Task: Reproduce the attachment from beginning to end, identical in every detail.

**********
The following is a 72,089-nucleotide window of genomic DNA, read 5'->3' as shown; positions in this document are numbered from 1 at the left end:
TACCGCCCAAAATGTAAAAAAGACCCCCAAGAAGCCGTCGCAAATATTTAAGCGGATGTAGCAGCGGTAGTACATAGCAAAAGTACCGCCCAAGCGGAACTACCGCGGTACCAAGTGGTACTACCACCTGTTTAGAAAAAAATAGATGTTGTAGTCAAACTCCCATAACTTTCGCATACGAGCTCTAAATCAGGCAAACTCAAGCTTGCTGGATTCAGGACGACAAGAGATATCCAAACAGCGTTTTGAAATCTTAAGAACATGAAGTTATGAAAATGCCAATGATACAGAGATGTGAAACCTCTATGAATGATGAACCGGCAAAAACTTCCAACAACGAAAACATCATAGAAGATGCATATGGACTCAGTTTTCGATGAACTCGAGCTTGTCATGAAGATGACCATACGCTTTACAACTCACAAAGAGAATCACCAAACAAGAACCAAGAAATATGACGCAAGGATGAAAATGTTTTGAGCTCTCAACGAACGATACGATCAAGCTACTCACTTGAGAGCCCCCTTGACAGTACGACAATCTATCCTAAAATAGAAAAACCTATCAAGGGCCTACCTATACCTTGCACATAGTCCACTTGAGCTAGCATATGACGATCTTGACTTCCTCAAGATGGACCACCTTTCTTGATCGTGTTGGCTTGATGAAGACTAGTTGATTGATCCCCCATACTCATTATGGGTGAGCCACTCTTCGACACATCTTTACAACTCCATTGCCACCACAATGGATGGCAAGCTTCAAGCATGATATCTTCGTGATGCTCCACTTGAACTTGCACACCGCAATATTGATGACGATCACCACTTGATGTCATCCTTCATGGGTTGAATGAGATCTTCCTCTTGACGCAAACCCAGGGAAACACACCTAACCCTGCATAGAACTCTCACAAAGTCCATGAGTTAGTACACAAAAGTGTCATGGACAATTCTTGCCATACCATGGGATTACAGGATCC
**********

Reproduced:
The following is a 72,089-nucleotide window of genomic DNA, read 5'->3' as shown; positions in this document are numbered from 1 at the left end:
TACCGCCCAAAATGTAAAAAAGACCCCCAAGAAGCCGTCGCAAATATTTAAGCGGATGTAGCAGCGGTAGTACATAGCAAAAGTACCGCCCAAGCGGAACTACCGCGGTACCAAGTGGTACTACCACCTGTTTAGAAAAAAATAGATGTTGTAGTCAAACTCCCATAACTTTCGCATACGAGCTCTAAATCAGGCAAACTCAAGCTTGCTGGATTCAGGACGACAAGAGATATCCAAACAGCGTTTTGAAATCTTAAGAACATGAAGTTATGAAAATGCCAATGATACAGAGATGTGAAACCTCTATGAATGATGAACCGGCAAAAACTTCCAACAACGAAAACATCATAGAAGATGCATATGGACTCAGTTTTCGATGAACTCGAGCTTGTCATGAAGATGACCATACGCTTTACAACTCACAAAGAGAATCACCAAACAAGAACCAAGAAATATGACGCAAGGATGAAAATGTTTTGAGCTCTCAACGAACGATACGATCAAGCTACTCACTTGAGAGCCCCCTTGACAGTACGACAATCTATCCTAAAATAGAAAAACCTATCAAGGGCCTACCTATACCTTGCACATAGTCCACTTGAGCTAGCATATGACGATCTTGACTTCCTCAAGATGGACCACCTTTCTTGATCGTGTTGGCTTGATGAAGACTAGTTGATTGATCCCCCATACTCATTATGGGTGAGCCACTCTTCGACACATCTTTACAACTCCATTGCCACCACAATGGATGGCAAGCTTCAAGCATGATATCTTCGTGATGCTCCACTTGAACTTGCACACCGCAATATTGATGACGATCACCACTTGATGTCATCCTTCATGGGTTGAATGAGATCTTCCTCTTGACGCAAACCCAGGGAAACACACCTAACCCTGCATAGAACTCTCACAAAGTCCATGAGTTAGTACACAAAAGTGTCATGGACAATTCTTGCCATACCATGGGATTACAGGATCC